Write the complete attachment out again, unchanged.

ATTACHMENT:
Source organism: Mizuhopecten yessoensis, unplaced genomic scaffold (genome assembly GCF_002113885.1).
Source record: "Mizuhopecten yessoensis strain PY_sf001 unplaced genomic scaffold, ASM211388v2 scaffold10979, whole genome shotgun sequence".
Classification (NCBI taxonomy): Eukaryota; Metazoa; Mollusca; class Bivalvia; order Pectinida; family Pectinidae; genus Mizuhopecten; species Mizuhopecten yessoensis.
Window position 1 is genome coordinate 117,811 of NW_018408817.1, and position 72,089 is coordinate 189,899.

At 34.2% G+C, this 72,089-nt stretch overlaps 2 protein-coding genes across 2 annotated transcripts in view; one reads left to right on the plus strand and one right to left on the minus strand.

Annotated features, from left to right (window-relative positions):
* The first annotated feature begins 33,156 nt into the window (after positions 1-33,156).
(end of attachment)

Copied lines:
Source organism: Mizuhopecten yessoensis, unplaced genomic scaffold (genome assembly GCF_002113885.1).
Source record: "Mizuhopecten yessoensis strain PY_sf001 unplaced genomic scaffold, ASM211388v2 scaffold10979, whole genome shotgun sequence".
Classification (NCBI taxonomy): Eukaryota; Metazoa; Mollusca; class Bivalvia; order Pectinida; family Pectinidae; genus Mizuhopecten; species Mizuhopecten yessoensis.
Window position 1 is genome coordinate 117,811 of NW_018408817.1, and position 72,089 is coordinate 189,899.

At 34.2% G+C, this 72,089-nt stretch overlaps 2 protein-coding genes across 2 annotated transcripts in view; one reads left to right on the plus strand and one right to left on the minus strand.

Annotated features, from left to right (window-relative positions):
* The first annotated feature begins 33,156 nt into the window (after positions 1-33,156).